At Kedma School, Hani Menashe is tired. She has been teaching all day, and will be tutoring tonight.
She is the first to admit that working at Kedma is not for everyone. “I would recommend a job here only for those with a big soul; who are ready to make large sacrifices to commit to long hours. You not only have to love the teaching, but the students too. And that can be a challenge times.”
Kedma is an experimental school in Katamonim, one of the toughest and poorest neighbourhoods in Jerusalem. Founded in 1994, it is celebrated as a model of how young people from disadvantaged communities can be empowered through school. It is not an easy mission, but Kedma is proving that with an academically rigorous environment, students from even the most deprived backgrounds can outperform the average in the national matriculation exam (the ‘bagrut’).
“Our secret is that we give our students the right to dream, often for the first time,” Menashe comments. “We help raise their aspirations, instil them with self-confidence and most importantly celebrate their diversity.” This last point is critical, particularly for a school which is located in the heart of a Mizrachi community, Jews from or descended from Middle Eastern countries. The school places an emphasis on instilling students with knowledge of their own culture, by teaching the history of the Mizrachim, a topic that is almost entirely neglected in Education Ministry textbooks. Remarkable considering that more than half of Israel’s Jewish population has Mizrachi roots.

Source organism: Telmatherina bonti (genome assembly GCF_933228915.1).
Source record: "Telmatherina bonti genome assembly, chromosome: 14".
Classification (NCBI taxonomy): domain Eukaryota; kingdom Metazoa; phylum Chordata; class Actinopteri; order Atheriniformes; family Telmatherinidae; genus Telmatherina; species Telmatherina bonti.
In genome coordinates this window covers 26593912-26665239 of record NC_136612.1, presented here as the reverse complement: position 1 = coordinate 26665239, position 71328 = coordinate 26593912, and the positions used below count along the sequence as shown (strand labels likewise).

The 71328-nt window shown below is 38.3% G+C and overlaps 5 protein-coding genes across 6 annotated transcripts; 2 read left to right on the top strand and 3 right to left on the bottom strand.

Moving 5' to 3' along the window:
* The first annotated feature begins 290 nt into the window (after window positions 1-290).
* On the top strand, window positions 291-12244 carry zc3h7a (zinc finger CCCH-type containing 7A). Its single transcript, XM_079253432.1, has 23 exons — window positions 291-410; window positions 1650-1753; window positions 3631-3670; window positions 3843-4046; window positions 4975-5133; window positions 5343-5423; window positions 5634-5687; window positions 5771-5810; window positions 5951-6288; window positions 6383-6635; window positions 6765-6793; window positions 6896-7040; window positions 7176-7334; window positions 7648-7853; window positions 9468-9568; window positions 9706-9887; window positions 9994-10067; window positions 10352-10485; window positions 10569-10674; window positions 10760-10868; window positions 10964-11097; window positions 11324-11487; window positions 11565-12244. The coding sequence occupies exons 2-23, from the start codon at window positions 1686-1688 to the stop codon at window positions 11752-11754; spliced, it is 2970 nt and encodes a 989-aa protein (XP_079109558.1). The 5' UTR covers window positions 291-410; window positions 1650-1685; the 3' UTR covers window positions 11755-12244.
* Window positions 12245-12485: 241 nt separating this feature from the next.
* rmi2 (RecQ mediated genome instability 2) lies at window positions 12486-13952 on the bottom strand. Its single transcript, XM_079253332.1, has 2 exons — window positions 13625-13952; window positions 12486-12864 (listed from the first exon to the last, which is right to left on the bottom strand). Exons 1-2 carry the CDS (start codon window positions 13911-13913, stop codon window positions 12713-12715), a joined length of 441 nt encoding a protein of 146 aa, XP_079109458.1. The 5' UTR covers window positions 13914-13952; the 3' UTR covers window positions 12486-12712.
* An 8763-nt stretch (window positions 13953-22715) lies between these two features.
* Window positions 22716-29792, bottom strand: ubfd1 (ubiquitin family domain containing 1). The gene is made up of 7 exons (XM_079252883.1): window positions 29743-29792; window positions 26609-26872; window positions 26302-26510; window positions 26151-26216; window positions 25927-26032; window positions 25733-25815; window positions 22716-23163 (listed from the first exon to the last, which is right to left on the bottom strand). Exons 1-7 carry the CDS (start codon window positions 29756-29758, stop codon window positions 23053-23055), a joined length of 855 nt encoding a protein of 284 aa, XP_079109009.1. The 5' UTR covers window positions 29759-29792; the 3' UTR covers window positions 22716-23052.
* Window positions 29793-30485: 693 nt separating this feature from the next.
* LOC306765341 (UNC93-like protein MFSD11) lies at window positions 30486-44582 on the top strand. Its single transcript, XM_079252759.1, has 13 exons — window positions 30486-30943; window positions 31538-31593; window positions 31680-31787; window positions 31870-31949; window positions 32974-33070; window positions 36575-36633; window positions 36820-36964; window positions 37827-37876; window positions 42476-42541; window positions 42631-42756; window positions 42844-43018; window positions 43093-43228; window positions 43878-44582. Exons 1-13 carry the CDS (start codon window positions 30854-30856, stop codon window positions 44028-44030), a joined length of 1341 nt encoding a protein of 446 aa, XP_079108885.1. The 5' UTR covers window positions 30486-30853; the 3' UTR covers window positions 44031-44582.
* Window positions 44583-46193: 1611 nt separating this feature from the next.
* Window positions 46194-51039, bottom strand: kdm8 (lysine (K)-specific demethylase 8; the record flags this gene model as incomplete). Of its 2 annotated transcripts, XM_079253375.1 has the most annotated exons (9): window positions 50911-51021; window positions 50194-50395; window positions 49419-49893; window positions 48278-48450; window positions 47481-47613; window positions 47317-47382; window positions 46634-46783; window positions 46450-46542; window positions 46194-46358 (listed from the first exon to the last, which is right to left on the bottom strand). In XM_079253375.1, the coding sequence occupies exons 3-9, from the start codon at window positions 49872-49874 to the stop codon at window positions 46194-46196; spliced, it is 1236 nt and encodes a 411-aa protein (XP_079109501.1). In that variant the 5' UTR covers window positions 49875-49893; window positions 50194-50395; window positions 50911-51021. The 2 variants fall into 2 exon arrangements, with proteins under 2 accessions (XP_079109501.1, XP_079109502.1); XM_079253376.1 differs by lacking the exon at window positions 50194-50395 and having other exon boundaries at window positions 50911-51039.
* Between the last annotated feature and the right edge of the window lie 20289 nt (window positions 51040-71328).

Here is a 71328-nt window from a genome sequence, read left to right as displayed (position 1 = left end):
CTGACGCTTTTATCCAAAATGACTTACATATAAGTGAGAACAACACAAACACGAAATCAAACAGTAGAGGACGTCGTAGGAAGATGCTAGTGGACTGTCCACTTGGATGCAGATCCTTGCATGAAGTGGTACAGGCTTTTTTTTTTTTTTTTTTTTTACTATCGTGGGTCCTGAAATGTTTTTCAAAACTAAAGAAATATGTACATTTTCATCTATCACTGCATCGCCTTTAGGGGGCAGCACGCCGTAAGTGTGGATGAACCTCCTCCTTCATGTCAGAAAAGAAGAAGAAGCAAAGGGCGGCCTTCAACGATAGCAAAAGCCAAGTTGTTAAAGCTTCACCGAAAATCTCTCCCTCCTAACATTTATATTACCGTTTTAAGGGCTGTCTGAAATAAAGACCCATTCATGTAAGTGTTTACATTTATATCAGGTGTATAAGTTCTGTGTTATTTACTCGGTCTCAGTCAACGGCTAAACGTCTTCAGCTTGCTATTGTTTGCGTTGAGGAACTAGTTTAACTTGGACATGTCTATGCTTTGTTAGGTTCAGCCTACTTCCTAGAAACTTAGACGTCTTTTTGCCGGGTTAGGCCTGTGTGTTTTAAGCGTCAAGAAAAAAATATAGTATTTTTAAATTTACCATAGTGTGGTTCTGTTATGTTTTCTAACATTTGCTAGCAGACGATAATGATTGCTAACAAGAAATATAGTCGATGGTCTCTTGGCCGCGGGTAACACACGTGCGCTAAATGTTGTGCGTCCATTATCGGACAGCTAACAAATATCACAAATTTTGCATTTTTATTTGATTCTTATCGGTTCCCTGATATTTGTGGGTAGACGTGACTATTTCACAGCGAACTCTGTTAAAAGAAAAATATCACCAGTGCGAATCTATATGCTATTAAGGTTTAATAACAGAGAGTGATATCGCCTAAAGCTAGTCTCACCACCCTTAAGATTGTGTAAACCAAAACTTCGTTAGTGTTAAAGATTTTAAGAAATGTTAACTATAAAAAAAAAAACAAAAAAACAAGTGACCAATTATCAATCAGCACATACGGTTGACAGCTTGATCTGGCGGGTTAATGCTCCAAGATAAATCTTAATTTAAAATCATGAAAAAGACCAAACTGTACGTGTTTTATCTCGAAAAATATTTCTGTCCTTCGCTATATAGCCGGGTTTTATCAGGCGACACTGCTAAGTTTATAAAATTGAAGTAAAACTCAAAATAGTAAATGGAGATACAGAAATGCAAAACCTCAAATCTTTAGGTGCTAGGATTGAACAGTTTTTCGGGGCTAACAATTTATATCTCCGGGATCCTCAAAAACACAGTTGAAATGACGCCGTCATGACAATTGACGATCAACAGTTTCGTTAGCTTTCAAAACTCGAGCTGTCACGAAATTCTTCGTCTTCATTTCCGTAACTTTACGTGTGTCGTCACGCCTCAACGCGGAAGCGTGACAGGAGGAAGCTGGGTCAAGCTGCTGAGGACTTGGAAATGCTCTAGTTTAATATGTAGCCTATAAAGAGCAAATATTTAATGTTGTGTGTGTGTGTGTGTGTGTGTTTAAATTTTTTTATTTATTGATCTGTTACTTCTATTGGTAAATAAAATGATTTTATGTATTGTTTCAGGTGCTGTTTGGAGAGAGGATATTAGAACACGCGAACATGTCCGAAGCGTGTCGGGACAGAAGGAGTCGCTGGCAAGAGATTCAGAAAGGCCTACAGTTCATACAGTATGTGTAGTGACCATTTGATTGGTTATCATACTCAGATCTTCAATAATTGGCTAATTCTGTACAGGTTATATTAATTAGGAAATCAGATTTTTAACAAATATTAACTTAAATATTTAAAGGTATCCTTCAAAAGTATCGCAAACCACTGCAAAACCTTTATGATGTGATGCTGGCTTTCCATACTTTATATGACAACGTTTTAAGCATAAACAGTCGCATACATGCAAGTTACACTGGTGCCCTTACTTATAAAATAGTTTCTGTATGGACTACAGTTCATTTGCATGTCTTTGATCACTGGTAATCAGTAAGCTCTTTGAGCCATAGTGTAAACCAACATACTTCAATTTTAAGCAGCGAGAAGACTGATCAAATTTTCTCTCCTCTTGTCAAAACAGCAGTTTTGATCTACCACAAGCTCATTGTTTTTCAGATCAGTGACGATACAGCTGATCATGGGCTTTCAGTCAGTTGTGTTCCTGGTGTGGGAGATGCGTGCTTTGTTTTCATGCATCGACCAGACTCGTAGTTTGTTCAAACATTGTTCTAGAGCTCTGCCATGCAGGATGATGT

Kedma is truly a school in and of its community. Many of the teachers live locally, and were brought up also into homes where they experienced the same difficulties and challenges that their students are dealing with today. “Because the children live in poverty, their dreams can be stolen from them. It is not that their parents do not care, but they are so busy making ends meet that they cannot give the time to the children that we are able to commit. When the school bell rings to end the day, we don’t just down tools – our work continues – as mentors.”
Like many schools, a key challenge is budget. With only a small proportion of Government funding, Kedma relies on money from donors – many of them American – for example Natan, the New York based philanthropic network of young Jews.
Despite the funding constraints, the vision for Kedma is to grow no larger than at present, with 150 students from 7th to 12th grade, with two teachers assigned to each class. The core curriculum of Maths, English, Language and Literature is taught in half-classes to ensure that students receive individual attention, vital to ensure that genuinely no child is left behind.
In the case of Kedma, size matters. Small is the secret to Kedma’s success. The Education Ministry is taking an interest in the school as a model for social change, and its potential to deliver a significant social return on investment. The challenge is whether the model can be replicated to enable other communities across Israel to benefit too. Menashe believes that it can, as long as new Kedma Schools are rooted in their community. If so, they too can teach small, enabling their students to dream big.
For more information on the Kedma School, see www.kedma-edu.org.il